Our choice: We chose parallel, and that's probably the best solution in most cases. Losing heat up the oil boiler chimney 24/7 was not appealing.
Ideally, every heat load and heat source has a flow rate that's well matched to its capacity. Ideally, the plumbing is simple and straightforward with a minimum of components and low power consumption. These objectives are in conflict to some degree. For larger or more complex systems, the primary/secondary loop approach is often used.
In this technique, there is a primary loop that all heat sources and heat loads connect to. The primary loop has a relatively large circulator that runs whenever there is any active heat transfer. Each heat source and heat load has its own loop with its own circulator that runs whenever that loop is active. Connections are made using closely spaced tees so that there is no flow in any loop if that loop circulator is not running.
In supply/return systems, there is a supply (hot) manifold and a return (cold) manifold. Each heat source and heat load is connected between the two manifolds. Heat loads may be managed with either circulators or zone valves (see section on circulator vs. zone valve control above). Each heat source typically has its own circulator.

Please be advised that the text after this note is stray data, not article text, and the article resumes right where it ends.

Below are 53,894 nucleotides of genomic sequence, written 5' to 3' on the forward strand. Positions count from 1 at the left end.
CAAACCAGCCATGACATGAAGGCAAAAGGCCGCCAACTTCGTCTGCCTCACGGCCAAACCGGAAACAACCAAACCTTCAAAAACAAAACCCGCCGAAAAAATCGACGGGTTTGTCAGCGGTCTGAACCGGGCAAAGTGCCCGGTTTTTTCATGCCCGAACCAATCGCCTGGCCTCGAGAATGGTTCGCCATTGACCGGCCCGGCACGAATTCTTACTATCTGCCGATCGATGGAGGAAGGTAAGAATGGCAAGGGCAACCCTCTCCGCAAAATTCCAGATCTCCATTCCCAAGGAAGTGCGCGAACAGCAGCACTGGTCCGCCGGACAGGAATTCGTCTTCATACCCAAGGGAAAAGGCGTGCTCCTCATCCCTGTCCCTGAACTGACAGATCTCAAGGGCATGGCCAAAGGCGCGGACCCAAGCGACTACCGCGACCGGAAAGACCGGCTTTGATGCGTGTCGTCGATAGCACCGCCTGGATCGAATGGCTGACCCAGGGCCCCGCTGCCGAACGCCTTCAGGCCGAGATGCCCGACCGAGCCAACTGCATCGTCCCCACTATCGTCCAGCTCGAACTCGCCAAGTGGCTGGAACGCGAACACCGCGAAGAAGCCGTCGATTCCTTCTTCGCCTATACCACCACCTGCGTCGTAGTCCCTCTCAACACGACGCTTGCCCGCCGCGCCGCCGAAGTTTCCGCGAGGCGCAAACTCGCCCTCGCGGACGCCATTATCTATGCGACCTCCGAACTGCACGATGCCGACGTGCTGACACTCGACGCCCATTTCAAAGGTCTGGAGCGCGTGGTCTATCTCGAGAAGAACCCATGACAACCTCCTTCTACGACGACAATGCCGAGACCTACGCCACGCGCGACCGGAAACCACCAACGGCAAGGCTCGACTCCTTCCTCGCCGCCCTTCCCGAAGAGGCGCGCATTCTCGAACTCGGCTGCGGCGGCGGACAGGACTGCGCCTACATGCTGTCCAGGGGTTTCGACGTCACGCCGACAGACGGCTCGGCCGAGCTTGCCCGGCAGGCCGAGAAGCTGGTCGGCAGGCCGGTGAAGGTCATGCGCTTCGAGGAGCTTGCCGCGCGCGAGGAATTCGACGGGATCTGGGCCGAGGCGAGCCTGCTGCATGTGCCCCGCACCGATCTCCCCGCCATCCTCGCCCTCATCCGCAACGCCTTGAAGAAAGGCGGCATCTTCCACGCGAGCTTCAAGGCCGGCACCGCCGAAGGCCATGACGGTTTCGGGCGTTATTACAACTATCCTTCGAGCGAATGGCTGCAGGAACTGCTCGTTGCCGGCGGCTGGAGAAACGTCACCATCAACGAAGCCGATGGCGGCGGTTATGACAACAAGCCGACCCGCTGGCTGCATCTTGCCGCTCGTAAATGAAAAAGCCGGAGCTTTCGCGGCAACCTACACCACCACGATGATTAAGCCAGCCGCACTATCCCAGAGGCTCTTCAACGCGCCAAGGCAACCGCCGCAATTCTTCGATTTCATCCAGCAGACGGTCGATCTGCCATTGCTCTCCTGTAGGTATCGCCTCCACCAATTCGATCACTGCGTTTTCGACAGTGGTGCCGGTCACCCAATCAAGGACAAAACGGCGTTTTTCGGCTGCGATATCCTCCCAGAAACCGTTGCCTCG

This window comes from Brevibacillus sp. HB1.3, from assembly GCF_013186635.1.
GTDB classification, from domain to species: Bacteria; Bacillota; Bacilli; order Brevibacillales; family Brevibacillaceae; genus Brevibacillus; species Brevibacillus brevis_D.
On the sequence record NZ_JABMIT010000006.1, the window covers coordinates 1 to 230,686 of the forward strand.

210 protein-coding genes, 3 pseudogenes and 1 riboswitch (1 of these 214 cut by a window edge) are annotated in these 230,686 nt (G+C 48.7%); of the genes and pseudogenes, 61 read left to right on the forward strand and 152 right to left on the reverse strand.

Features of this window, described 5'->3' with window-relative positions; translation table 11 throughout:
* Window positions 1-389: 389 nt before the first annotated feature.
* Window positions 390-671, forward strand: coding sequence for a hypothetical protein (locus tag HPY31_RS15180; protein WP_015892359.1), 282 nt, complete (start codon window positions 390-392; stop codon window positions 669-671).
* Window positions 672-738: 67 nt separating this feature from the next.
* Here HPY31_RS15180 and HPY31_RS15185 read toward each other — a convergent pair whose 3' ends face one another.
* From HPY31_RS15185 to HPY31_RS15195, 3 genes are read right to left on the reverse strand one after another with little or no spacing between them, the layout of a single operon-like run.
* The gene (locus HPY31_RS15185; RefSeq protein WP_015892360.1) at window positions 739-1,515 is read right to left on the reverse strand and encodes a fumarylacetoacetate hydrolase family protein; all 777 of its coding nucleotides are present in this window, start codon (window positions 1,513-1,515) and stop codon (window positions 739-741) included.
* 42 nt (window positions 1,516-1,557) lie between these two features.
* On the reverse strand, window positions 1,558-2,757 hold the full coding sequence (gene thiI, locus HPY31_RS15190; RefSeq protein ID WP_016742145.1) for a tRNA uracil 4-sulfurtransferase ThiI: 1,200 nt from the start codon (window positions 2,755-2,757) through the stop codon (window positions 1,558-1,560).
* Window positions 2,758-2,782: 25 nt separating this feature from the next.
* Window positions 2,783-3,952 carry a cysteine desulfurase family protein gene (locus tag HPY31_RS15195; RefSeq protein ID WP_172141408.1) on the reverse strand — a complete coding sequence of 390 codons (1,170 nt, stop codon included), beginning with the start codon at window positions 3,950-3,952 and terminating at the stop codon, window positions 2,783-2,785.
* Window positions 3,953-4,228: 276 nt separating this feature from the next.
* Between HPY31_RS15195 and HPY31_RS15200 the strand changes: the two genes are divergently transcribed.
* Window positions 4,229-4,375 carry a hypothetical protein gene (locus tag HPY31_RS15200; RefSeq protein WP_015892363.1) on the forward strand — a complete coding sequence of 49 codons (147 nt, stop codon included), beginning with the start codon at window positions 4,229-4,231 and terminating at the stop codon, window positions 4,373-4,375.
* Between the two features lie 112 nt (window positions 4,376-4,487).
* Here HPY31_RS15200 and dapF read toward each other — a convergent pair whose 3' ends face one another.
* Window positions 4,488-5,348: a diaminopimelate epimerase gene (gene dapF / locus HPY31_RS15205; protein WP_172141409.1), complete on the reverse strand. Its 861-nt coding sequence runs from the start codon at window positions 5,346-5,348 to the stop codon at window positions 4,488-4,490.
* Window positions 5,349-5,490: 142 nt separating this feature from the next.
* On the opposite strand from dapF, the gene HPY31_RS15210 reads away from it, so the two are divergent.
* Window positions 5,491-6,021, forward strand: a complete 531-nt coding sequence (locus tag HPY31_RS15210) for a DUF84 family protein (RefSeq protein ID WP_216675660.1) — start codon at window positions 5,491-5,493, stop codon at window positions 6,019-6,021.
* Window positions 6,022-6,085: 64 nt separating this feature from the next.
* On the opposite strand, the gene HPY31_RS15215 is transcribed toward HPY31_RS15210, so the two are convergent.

It's also important to realize that there are many possible variations on these approaches. For instance, you could have two heat sources in parallel as part of a single secondary loop, or the heat sources and storage could form the primary loop as shown below.
Advantages of Primary / Secondary: It's possible to closely match the flow in each loop to the needs of the heat load or source. Multiple heat sources can be active at the same time. Adding sources and loads causes minimal disruption.
Advantages of Supply / Return: Conceptually simpler and easier to understand with fewer components. Typically only one pump is running, so power consumption is lower.
Our choice: We went with a supply / return configuration. My sense is that if pressurized storage is an option, the hybrid system shown above would be a very good solution for many residential applications.